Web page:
The MHFE 130 of some embodiments is a hardware forwarding element that is managed by the network control system to implement the logical network. The MHFE 130 of some embodiments is a third-party hardware switch, such as a top-of-rack (TOR) switch, that can be managed based on a standardized configuration database protocol (e.g., OVSDB protocol). The MHFE 130 attaches to hardware machines (e.g., third-party servers connected to a TOR switch, computers, printers, etc.) to exchange network data with other end machines and/or external networks that are connected to the logical network.

In some embodiments, the managed forwarding elements 125 and 130 are configured to perform duties as both VTEPs and as forwarding elements, encapsulating and decapsulating the logical network data of the end machines and forwarding the data to the end machines. In some cases, a separate VTEP gateway is used to tunnel network data for multiple forwarding elements to end machines at other VTEPs.

The hardware VTEP gateway 135 of some embodiments is a hardware device that provides the VTEP functionality to a set of hardware forwarding elements (e.g., switches). The VTEP gateway 135 connects to hardware forwarding elements HFE1 and HFE2 and tunnels logical network data for end machines (PM3-PM5) attached to HFE1 and HFE2. The hardware VTEP gateway 135 of some embodiments uses a single configuration database instance for all of the forwarding elements for which it provides VTEP services.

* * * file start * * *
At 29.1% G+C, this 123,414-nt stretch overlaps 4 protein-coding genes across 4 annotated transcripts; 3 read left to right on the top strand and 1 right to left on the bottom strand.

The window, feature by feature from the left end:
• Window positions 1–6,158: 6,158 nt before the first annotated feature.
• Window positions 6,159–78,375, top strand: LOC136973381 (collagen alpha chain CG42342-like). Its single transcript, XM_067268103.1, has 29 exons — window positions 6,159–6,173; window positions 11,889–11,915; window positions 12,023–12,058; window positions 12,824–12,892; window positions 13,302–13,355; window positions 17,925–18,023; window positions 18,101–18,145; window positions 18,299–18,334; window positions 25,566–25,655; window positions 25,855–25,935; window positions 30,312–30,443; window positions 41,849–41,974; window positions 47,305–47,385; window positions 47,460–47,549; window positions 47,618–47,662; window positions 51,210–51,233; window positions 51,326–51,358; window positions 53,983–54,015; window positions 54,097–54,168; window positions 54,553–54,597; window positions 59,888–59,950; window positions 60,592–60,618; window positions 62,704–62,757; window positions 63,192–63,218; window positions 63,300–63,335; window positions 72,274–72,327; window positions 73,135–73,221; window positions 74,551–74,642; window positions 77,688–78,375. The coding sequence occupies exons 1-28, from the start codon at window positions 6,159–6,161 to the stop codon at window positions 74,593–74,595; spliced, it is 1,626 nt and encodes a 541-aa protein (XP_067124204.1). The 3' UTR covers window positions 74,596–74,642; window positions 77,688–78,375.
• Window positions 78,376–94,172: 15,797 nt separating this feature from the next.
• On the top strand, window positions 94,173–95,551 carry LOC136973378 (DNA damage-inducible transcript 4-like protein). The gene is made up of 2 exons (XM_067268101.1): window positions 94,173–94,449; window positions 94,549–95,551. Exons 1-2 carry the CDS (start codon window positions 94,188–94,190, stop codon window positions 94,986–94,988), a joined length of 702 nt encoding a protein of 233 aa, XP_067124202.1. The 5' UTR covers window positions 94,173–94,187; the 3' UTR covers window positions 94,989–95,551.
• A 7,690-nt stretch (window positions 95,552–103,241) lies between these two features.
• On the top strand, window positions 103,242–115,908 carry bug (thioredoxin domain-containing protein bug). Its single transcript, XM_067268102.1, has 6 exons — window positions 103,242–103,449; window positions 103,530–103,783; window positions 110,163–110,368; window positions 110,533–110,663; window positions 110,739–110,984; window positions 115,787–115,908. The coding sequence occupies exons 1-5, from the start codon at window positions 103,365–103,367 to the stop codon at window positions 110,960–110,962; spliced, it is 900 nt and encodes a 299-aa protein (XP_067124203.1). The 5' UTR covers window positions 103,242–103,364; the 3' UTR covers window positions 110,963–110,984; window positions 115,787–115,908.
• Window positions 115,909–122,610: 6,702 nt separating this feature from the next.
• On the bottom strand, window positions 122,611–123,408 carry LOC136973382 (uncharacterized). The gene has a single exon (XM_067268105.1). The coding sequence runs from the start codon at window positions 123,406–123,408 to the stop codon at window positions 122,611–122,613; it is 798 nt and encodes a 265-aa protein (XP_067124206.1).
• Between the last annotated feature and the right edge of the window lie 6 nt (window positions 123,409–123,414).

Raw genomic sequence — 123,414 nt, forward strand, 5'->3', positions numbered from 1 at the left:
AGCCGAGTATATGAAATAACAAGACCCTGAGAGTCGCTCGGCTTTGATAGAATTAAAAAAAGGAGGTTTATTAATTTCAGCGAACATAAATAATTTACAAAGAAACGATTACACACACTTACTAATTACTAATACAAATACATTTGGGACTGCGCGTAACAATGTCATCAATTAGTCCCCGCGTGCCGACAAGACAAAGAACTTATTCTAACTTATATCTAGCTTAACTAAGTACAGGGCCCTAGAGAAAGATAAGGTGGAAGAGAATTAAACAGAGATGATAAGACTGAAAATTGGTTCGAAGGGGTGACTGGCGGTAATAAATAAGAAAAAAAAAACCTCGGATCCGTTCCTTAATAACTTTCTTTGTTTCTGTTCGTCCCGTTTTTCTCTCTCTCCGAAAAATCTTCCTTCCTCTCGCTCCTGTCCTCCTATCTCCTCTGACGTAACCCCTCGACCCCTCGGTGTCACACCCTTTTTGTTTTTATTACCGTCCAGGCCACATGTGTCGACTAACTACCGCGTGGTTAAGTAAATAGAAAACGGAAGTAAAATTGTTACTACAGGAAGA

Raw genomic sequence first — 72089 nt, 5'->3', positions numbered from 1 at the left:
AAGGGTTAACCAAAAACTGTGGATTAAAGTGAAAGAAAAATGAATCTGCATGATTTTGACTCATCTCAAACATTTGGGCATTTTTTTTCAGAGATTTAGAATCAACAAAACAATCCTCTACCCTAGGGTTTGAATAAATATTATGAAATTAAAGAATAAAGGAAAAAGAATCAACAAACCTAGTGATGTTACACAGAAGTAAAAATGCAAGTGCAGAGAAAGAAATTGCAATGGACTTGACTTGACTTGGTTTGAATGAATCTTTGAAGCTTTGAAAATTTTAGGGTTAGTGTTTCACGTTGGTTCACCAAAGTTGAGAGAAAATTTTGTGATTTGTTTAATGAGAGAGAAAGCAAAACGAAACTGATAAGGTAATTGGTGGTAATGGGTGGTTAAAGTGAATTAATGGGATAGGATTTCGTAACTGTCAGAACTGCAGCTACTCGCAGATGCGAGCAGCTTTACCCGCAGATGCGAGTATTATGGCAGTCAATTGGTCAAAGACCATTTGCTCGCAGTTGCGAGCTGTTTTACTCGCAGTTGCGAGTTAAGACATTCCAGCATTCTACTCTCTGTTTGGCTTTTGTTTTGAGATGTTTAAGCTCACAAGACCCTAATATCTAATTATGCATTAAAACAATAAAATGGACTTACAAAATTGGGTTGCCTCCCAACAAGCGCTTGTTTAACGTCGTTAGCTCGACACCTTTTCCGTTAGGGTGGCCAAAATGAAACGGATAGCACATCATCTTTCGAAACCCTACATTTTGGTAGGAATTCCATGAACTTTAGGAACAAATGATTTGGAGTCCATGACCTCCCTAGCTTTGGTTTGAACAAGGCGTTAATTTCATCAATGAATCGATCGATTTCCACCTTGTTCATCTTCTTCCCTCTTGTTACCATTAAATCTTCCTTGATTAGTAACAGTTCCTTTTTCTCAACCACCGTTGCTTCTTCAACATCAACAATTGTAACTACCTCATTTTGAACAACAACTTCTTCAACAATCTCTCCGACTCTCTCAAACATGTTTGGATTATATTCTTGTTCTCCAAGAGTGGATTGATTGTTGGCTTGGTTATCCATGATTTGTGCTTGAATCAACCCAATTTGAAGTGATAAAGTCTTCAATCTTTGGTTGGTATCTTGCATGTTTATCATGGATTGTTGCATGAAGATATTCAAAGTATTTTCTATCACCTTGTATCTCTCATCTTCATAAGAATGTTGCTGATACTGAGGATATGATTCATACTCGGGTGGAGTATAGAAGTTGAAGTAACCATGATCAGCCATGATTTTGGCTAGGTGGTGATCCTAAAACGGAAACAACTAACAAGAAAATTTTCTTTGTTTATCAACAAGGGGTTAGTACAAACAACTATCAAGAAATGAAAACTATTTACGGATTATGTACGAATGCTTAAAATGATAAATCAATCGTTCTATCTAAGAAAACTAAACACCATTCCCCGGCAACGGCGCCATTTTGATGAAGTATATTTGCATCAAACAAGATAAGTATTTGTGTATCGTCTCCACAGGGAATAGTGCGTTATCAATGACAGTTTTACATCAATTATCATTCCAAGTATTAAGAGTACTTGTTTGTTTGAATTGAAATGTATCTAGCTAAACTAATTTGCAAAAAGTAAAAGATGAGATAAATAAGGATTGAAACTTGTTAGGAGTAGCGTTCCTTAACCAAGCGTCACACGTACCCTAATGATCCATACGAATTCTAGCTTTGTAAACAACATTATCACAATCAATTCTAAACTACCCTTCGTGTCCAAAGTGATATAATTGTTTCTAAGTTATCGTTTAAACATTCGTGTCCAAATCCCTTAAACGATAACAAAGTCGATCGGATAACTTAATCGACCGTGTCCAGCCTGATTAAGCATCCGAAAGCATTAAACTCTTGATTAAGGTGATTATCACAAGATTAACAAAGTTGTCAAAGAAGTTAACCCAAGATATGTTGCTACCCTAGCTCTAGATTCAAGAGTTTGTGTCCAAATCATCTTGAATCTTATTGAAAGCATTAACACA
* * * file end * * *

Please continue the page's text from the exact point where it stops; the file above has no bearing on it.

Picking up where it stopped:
In some embodiments, the end machines (PM3-PM5) include host machines for VMs that operate on legacy hypervisors of the host machines. The legacy hypervisors of some embodiments do not support logical networks and/or tunneling. In some such embodiments, the legacy hypervisor operating on a host machine (i.e., one of the end machines (PM3-PM5)) sends the network traffic for the VMs operating on the host machine to the MHFE 230 to perform tunneling and logical processing for the VMs operating on the host machine.

The network control system 115 of some embodiments configures the VTEPs for managed forwarding elements 125 and 130 and VTEP gateway 135 using various different protocols (e.g., NETCPA protocol, Open vSwitch Database Management (OVSDB) protocol, OpenFlow protocol, etc.). In some embodiments, the network control system 115 configures the VTEPs (e.g., MHFE 130 and VTEP gateway 135) by modifying the tables of a configuration database for the hardware VTEPs.

One of ordinary skill in the art would realize that the number of various elements (e.g., host machines, MSFEs, MHFEs, VTEP gateways, end machines, etc.) illustrated in the figure are exemplary and a logical network for a tenant of a hosting system may span a multitude of host machines and third-party devices, and logically connect a large number of end machines to each other and to several other third-party devices. The end machines and devices of some embodiments are located in multiple datacenters in multiple geographic locations.